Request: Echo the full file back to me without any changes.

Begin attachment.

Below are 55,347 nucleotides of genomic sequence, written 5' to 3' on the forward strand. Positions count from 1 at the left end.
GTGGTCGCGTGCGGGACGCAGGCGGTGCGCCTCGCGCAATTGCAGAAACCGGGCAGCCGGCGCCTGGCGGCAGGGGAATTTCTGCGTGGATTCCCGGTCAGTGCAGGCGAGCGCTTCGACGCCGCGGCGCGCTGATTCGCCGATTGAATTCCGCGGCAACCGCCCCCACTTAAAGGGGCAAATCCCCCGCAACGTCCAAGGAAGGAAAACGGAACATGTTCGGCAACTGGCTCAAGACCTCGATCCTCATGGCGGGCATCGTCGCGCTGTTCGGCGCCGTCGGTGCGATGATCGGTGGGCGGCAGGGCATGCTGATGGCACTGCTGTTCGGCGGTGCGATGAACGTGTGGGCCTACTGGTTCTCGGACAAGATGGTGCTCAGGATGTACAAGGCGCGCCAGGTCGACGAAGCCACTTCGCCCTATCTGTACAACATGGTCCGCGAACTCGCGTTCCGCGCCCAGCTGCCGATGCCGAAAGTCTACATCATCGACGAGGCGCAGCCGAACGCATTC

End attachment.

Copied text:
Below are 55,347 nucleotides of genomic sequence, written 5' to 3' on the forward strand. Positions count from 1 at the left end.
GTGGTCGCGTGCGGGACGCAGGCGGTGCGCCTCGCGCAATTGCAGAAACCGGGCAGCCGGCGCCTGGCGGCAGGGGAATTTCTGCGTGGATTCCCGGTCAGTGCAGGCGAGCGCTTCGACGCCGCGGCGCGCTGATTCGCCGATTGAATTCCGCGGCAACCGCCCCCACTTAAAGGGGCAAATCCCCCGCAACGTCCAAGGAAGGAAAACGGAACATGTTCGGCAACTGGCTCAAGACCTCGATCCTCATGGCGGGCATCGTCGCGCTGTTCGGCGCCGTCGGTGCGATGATCGGTGGGCGGCAGGGCATGCTGATGGCACTGCTGTTCGGCGGTGCGATGAACGTGTGGGCCTACTGGTTCTCGGACAAGATGGTGCTCAGGATGTACAAGGCGCGCCAGGTCGACGAAGCCACTTCGCCCTATCTGTACAACATGGTCCGCGAACTCGCGTTCCGCGCCCAGCTGCCGATGCCGAAAGTCTACATCATCGACGAGGCGCAGCCGAACGCATTC